Since falling a season-worst 12 games under .500 on July 9, the Red Sox have scored more runs than any other American League team. They’ve allowed fewer than everyone except the Rays. They’ve posted an AL-best record of 8-2 over that stretch, and seemingly breathed some life into a season that had all but lost its pulse.
But is the optimism born of this recent surge reflected in a marked improvement in the team’s standing within the league and the division, specifically in terms of its chances of making the playoffs?
According to Fangraphs, the Sox still have just a 5.7 percent chance of winning the East, and just a 4 percent chance of claiming a wild card berth, as of Wednesday morning. They’re still last in the division (which is where they were when this run began), and they’ve leapfrogged only one team in their pursuit of the wild card (jumping from 10th to ninth).
The same system said the Sox were nearly certain to make the playoffs deep into September 2011, of course, and things have tightened slightly in both races. However, there generally hasn’t been a lot of shifting over this span — and now there are two fewer weeks remaining for the Red Sox to make up ground during the regular season. Take a look:
|White Sox||44||47||5.5||White Sox||48||53||5.5|
|RED SOX||39||51||10.5||RED SOX||47||53||8.5|
What might stand out most is that although they knocked four games off their deficit to the playoff-positioned Mariners, there’s only one fewer team separating Boston and Seattle than there was before. And although they played at an .800 clip, they’re still in a position where they need to make up a game a week over the final 61 games to have any hope of catching the Orioles in the division.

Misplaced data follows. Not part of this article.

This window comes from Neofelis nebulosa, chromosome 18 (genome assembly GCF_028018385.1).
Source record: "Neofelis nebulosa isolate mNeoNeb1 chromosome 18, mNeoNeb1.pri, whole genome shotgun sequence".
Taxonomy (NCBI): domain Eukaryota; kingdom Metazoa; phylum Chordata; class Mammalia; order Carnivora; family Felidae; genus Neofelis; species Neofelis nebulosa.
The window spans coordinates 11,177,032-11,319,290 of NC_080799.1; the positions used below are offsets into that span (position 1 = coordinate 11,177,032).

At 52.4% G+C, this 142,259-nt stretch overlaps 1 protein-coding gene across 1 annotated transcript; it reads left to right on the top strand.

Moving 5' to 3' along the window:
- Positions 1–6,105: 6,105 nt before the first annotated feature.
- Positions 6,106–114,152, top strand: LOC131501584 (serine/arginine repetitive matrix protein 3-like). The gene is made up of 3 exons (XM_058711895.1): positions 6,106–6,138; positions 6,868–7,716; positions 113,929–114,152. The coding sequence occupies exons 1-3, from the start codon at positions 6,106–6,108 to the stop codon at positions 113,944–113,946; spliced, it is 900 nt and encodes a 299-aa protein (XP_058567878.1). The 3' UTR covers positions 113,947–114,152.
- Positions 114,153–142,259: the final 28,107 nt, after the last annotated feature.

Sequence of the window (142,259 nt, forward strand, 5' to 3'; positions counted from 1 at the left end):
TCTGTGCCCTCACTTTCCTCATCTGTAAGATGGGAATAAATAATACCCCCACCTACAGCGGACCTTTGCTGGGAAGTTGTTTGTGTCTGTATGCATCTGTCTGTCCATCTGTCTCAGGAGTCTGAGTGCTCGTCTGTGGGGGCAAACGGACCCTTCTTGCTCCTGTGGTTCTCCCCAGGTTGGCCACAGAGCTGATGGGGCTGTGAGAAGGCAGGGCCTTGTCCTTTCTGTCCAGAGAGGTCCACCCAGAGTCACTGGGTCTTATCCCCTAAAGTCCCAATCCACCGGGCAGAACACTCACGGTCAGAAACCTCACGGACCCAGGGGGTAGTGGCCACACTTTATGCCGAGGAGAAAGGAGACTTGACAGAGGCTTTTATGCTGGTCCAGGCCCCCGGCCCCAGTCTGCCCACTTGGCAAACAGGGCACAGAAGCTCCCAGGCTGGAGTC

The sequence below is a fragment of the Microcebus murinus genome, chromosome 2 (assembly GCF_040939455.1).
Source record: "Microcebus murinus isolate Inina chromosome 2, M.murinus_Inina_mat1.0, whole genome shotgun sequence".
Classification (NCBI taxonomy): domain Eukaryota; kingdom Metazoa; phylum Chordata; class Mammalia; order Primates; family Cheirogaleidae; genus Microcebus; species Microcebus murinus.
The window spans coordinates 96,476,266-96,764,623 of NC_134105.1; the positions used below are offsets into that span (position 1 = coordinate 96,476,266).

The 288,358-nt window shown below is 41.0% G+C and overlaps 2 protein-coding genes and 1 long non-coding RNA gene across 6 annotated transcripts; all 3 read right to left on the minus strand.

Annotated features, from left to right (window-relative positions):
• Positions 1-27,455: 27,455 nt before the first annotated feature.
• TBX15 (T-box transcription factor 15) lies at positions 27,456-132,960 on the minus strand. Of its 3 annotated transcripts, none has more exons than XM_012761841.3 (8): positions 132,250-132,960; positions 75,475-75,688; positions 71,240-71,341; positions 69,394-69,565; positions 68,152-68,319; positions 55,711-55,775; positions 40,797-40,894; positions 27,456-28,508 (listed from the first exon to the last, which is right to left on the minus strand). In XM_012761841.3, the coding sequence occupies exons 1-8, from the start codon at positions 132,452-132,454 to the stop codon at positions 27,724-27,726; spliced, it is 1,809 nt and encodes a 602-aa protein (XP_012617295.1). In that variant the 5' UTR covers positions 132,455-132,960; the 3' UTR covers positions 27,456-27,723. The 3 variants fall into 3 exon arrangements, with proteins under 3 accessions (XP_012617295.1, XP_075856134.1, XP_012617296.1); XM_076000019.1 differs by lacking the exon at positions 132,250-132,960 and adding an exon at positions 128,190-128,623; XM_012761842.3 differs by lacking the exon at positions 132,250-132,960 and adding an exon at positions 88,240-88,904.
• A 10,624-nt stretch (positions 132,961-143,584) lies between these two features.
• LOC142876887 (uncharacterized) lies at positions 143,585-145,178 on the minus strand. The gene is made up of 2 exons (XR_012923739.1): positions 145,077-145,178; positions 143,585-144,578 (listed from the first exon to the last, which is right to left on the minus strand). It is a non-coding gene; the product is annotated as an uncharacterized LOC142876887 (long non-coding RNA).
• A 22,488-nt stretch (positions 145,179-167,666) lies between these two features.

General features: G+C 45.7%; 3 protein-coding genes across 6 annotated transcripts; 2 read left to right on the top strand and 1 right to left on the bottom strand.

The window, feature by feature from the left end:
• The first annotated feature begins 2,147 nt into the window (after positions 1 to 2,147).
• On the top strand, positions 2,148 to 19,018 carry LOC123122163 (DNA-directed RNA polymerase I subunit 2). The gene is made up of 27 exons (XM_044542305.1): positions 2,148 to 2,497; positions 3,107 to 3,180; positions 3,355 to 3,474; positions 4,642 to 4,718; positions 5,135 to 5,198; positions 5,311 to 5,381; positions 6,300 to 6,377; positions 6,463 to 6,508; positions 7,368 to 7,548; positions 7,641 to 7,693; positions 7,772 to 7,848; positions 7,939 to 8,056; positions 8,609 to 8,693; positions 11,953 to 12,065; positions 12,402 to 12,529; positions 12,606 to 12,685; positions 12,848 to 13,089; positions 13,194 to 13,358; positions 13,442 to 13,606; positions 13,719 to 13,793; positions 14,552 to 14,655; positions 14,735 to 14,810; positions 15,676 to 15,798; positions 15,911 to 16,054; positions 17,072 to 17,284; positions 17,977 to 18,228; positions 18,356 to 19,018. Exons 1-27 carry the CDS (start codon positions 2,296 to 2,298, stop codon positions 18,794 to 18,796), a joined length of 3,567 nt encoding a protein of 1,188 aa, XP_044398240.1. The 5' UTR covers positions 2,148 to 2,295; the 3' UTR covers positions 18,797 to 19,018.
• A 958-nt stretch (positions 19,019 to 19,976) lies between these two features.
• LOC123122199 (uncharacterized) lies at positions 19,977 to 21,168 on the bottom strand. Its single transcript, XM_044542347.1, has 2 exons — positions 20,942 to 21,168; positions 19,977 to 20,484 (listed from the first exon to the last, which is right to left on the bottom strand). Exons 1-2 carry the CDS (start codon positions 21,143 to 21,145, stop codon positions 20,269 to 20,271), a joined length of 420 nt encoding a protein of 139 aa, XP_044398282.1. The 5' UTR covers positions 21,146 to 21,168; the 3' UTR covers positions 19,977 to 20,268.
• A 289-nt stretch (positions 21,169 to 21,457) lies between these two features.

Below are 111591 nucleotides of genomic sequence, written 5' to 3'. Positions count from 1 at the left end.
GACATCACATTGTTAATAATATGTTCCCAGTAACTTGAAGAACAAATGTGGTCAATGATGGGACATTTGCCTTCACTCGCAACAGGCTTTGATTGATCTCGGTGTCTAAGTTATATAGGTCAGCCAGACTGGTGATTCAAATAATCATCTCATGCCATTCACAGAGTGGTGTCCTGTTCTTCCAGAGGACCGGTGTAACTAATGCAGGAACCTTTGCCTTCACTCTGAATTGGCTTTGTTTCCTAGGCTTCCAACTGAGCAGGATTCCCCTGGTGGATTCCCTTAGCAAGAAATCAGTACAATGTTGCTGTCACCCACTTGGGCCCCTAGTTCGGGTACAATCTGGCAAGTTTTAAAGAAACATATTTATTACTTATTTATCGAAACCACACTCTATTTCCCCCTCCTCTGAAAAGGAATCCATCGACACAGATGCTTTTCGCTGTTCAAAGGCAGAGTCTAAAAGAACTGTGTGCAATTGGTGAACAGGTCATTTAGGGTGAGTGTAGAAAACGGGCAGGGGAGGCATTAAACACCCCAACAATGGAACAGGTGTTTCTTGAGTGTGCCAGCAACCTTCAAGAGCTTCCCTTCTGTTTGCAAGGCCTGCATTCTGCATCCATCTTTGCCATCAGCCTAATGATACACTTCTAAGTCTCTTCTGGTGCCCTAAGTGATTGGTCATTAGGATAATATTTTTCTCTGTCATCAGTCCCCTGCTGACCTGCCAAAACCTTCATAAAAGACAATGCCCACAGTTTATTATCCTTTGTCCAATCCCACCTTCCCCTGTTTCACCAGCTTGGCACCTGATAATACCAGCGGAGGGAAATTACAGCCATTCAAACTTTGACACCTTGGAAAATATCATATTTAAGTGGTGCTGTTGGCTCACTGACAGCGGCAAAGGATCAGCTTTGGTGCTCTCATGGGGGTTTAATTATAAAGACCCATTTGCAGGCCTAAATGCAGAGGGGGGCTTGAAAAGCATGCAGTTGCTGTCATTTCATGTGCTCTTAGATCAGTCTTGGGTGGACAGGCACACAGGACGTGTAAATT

So while this recent run has been nice, and refreshing, and fun, it hasn’t actually done much to undo the failures of late May. If the Sox had merely split the 10 games that comprised their dreadful losing streak, they’d be 52-48 right now, a record that would put them within 3.5 games of the division lead, and just a game out of a playoff spot.
Heck, if they’d merely done as last year’s team did, and just stopped the skid before losing more than three in a row, they might have still gone 2-8 in that stretch — but would be 49-51, and ahead of a couple more teams. But they didn’t. They aren’t. That’s all hypothetical.
And the reality is that the Sox, even after their recent success, are still a long way from contention for anything.